However, if European red mite populations are the problem, sprays can be delayed. Ideal timing is half-inch green to tight cluster but can be delayed to pink; however, blossoms can be quite sensitive to oil under adverse conditions so consider using a lower rate at this timing.

Precautions

Original precautions around the use of dormant oil were developed prior to the refinement processes that are carried out now with the commonly registered products. Most impurities that were associated with phytotoxic effects with some of the older “heavy” horticultural oils are removed through extra filtration and distillation. If you have concerns with using oil, especially with sensitive varieties like Red Delicious, Empire, Mutsu and Ambrosia, consider a product such as Purespray Green Spray Oil 13E as it is registered for both dormant and summer use.

However, even highly refined “summer” oils can cause crop injury when they are applied:

  • when temperatures are consistently below 4˚C
  • within 48 hours before or after a freezing event
  • in slow drying or prolonged wet conditions
  • with or too close to products containing sulphur or captan
    • do not apply oil within 14 days before or after these products
  • above label rate
    • 2% solution (20L/1,000L) for dormant sprays
    • 1% solution (10L/1,000L) for summer sprays
    • High water volumes are essential for good coverage
  • to plants that are under moisture stress
  • when temperatures are very high (above 25°C)

Always read the product label for additional instructions and precautions.

Prebloom Timing for Woolly Apple Aphid Control

Kristy Grigg-McGuffin, OMAFRA Horticulture IPM Specialist

The woolly apple aphid (WAA), Erisoma lanigerum has historically been considered an occasional apple pest in Ontario, but is now seen more frequently in orchards. The transition away from broad-spectrum insecticides such as organophosphates is believed to be associated with the increased pressure from this pest. High density orchard systems may also be favouring its survival with tender, more succulent shoots and close tree spacing facilitating crawler migration.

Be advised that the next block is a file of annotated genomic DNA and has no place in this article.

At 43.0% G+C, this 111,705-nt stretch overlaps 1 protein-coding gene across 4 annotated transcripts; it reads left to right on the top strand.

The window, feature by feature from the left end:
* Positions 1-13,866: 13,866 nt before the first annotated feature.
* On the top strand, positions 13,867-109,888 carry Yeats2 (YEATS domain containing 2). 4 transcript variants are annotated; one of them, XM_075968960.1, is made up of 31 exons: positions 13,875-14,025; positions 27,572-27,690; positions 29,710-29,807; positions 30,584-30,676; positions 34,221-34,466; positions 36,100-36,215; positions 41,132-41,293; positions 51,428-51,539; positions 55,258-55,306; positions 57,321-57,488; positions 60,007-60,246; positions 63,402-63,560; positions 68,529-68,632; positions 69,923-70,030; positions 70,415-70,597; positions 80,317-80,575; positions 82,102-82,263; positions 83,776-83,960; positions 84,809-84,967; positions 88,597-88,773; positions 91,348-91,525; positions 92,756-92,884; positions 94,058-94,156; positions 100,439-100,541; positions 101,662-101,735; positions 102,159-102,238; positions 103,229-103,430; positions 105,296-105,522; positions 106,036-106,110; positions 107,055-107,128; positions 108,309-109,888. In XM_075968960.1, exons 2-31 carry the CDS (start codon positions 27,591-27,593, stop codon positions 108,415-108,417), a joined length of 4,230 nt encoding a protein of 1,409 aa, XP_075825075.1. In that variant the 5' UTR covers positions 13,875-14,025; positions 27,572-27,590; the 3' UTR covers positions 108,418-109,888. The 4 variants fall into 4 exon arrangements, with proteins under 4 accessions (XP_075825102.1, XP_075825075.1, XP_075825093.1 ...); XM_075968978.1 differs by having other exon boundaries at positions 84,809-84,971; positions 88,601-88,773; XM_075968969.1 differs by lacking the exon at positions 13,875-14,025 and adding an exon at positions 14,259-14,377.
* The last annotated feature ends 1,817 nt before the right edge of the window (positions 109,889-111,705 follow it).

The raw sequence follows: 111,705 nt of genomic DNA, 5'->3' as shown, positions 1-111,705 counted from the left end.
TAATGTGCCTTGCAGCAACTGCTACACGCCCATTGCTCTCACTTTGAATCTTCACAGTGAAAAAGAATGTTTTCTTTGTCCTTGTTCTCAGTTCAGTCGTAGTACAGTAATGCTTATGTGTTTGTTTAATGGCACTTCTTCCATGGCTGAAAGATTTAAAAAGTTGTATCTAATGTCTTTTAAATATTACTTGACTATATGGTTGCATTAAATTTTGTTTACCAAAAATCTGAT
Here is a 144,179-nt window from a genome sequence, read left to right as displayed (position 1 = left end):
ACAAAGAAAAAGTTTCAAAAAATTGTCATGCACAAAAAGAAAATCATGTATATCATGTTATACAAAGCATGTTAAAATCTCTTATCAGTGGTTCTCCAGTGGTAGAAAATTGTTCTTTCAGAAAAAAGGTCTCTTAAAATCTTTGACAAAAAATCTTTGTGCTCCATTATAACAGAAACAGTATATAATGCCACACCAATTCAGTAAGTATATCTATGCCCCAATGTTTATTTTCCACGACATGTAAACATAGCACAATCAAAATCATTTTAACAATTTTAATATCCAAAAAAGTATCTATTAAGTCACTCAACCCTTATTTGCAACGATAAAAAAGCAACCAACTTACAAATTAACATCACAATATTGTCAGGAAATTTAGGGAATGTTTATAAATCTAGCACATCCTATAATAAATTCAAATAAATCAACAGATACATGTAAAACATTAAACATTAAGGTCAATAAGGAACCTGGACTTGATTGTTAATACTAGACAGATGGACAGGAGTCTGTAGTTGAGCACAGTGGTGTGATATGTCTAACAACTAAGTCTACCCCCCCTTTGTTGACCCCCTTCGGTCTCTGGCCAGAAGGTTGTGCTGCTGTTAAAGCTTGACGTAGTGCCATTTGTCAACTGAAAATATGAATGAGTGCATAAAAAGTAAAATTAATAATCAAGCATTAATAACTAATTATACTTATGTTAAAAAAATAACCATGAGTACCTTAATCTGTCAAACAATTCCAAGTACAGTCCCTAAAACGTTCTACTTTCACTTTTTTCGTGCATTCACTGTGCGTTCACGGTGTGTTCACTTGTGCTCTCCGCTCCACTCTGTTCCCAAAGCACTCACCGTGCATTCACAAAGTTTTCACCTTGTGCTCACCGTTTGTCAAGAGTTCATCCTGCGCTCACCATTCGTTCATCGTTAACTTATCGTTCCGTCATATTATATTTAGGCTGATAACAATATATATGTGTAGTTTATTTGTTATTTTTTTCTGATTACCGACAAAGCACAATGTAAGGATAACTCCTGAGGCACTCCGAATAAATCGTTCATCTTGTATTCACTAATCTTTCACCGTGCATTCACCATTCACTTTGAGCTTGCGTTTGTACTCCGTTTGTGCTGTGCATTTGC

Feeding damage forms knots or galls on twigs (Figure 1) and roots. This can lead to stunting of new growth, especially on young trees. Areas damaged by WAA are also more sensitive to frost and winter injury.

Woolly apple aphid feeding forms knots or galls on succulent growth.

Figure 1. Woolly apple aphid feeding forms knots or galls on succulent growth.

Aerial colonies overwinter as eggs in bark cracks and crevices (Figure 2). In the spring, nymphs migrate up to apple shoots and tender bark areas. Colonies covered in a white, waxy coating are typically first observed in June on pruning cuts (Figure 3), around wounds of limbs and trunks and at the base of young shoots. As the summer progress, infestations increase and spread to growing twigs and leaf axils of water sprouts (Figure 4). Failure to control aerial infestations can result in underground infestations on susceptible rootstocks such as M9 and M26.

Typically, WAA management doesn’t begin until aerial colonies first start to appear in the summer. While Movento is very effective against this pest, it is slow acting. Therefore, efficacy is best when this product is applied proactively around petal fall or shortly after.

Until recently, Closer and Twinguard were registered for suppression only of WAA. However, both products have now received registration for WAA control at a higher rate than what was previously on the labels. Since these products are not restricted to a postbloom timing like Movento, a tight cluster to pink application could be applied to target the spring nymph activity in high pressure blocks. Keep in mind this may impact the developing beneficial insect populations which can play a key role in late season management of WAA and other pests.

For more information on rates and restricted entry intervals, refer to the product labels and the 2020-2021 Publication 360A, Crop Protection Guide for Apples.


Figure 2. Aerial colonies of woolly apple aphid overwinter as eggs in bark cracks and crevices.


Figure 3. Woolly apple aphid colonies can be first observed in June on pruning cuts.

As summer progresses, woolly apple aphid colonies spread to growing twigs and leaf axils of water sprouts.
Figure 4. As summer progresses, woolly apple aphid colonies spread to growing twigs and leaf axils of water sprouts.

Life After Group M: Fungicide Considerations for Apple Scab Management

Kristy Grigg-McGuffin, Horticulture IPM Specialist, OMAFRA

Pesticide Re-Evaluation

Under the Pest Control Products Act, the Pest Management Regulatory Agency (PMRA) is required to re-evaluate all registered pesticides every 15 years. As new science, methodology or technology becomes available, a registration status or use pattern on a crop can change. Special reviews can also be initiated at any time for a particular pesticide when there is reason to believe human health or environmental risks are unacceptable, e.g., neonicotinoid insecticides and pollinator health. All information on past and present re-evaluations can be found in the Pesticide Product Information Database on PMRA website.

A significant number of Group M fungicides that are key products for apple scab management have recently gone through the re-evaluation process. The final decisions for products being phased-out are summarized in Table 1 below.